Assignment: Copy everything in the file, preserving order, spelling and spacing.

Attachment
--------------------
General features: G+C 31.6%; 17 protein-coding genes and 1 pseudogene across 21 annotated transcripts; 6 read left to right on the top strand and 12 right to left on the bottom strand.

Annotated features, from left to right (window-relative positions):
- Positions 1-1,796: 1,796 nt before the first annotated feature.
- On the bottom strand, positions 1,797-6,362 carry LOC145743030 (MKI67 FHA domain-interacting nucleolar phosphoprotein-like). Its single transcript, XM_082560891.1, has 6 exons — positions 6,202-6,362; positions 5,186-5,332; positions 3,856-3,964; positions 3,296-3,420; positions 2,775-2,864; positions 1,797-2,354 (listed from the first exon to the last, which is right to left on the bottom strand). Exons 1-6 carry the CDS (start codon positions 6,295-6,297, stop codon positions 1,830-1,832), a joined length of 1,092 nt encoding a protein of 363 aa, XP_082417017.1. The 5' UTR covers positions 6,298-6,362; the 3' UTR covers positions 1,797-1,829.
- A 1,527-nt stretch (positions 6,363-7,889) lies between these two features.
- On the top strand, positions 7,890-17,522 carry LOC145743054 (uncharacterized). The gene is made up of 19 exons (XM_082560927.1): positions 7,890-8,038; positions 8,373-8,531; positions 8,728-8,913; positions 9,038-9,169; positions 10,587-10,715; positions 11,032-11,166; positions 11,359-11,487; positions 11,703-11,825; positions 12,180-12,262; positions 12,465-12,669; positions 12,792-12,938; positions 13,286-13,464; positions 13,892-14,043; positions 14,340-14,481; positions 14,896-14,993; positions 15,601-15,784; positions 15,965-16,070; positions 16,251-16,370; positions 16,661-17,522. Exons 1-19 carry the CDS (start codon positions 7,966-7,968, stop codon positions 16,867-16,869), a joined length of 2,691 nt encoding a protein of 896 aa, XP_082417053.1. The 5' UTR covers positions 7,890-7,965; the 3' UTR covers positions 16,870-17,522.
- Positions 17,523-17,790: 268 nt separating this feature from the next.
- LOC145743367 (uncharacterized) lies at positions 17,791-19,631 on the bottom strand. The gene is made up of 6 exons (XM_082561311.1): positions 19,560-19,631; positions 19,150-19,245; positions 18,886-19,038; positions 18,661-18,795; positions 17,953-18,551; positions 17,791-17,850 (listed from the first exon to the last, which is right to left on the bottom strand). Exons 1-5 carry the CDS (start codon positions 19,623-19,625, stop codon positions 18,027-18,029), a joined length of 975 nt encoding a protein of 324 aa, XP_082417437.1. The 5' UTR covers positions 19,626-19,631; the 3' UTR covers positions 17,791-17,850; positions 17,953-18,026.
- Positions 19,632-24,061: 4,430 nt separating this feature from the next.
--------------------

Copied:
General features: G+C 31.6%; 17 protein-coding genes and 1 pseudogene across 21 annotated transcripts; 6 read left to right on the top strand and 12 right to left on the bottom strand.

Annotated features, from left to right (window-relative positions):
- Positions 1-1,796: 1,796 nt before the first annotated feature.
- On the bottom strand, positions 1,797-6,362 carry LOC145743030 (MKI67 FHA domain-interacting nucleolar phosphoprotein-like). Its single transcript, XM_082560891.1, has 6 exons — positions 6,202-6,362; positions 5,186-5,332; positions 3,856-3,964; positions 3,296-3,420; positions 2,775-2,864; positions 1,797-2,354 (listed from the first exon to the last, which is right to left on the bottom strand). Exons 1-6 carry the CDS (start codon positions 6,295-6,297, stop codon positions 1,830-1,832), a joined length of 1,092 nt encoding a protein of 363 aa, XP_082417017.1. The 5' UTR covers positions 6,298-6,362; the 3' UTR covers positions 1,797-1,829.
- A 1,527-nt stretch (positions 6,363-7,889) lies between these two features.
- On the top strand, positions 7,890-17,522 carry LOC145743054 (uncharacterized). The gene is made up of 19 exons (XM_082560927.1): positions 7,890-8,038; positions 8,373-8,531; positions 8,728-8,913; positions 9,038-9,169; positions 10,587-10,715; positions 11,032-11,166; positions 11,359-11,487; positions 11,703-11,825; positions 12,180-12,262; positions 12,465-12,669; positions 12,792-12,938; positions 13,286-13,464; positions 13,892-14,043; positions 14,340-14,481; positions 14,896-14,993; positions 15,601-15,784; positions 15,965-16,070; positions 16,251-16,370; positions 16,661-17,522. Exons 1-19 carry the CDS (start codon positions 7,966-7,968, stop codon positions 16,867-16,869), a joined length of 2,691 nt encoding a protein of 896 aa, XP_082417053.1. The 5' UTR covers positions 7,890-7,965; the 3' UTR covers positions 16,870-17,522.
- Positions 17,523-17,790: 268 nt separating this feature from the next.
- LOC145743367 (uncharacterized) lies at positions 17,791-19,631 on the bottom strand. The gene is made up of 6 exons (XM_082561311.1): positions 19,560-19,631; positions 19,150-19,245; positions 18,886-19,038; positions 18,661-18,795; positions 17,953-18,551; positions 17,791-17,850 (listed from the first exon to the last, which is right to left on the bottom strand). Exons 1-5 carry the CDS (start codon positions 19,623-19,625, stop codon positions 18,027-18,029), a joined length of 975 nt encoding a protein of 324 aa, XP_082417437.1. The 5' UTR covers positions 19,626-19,631; the 3' UTR covers positions 17,791-17,850; positions 17,953-18,026.
- Positions 19,632-24,061: 4,430 nt separating this feature from the next.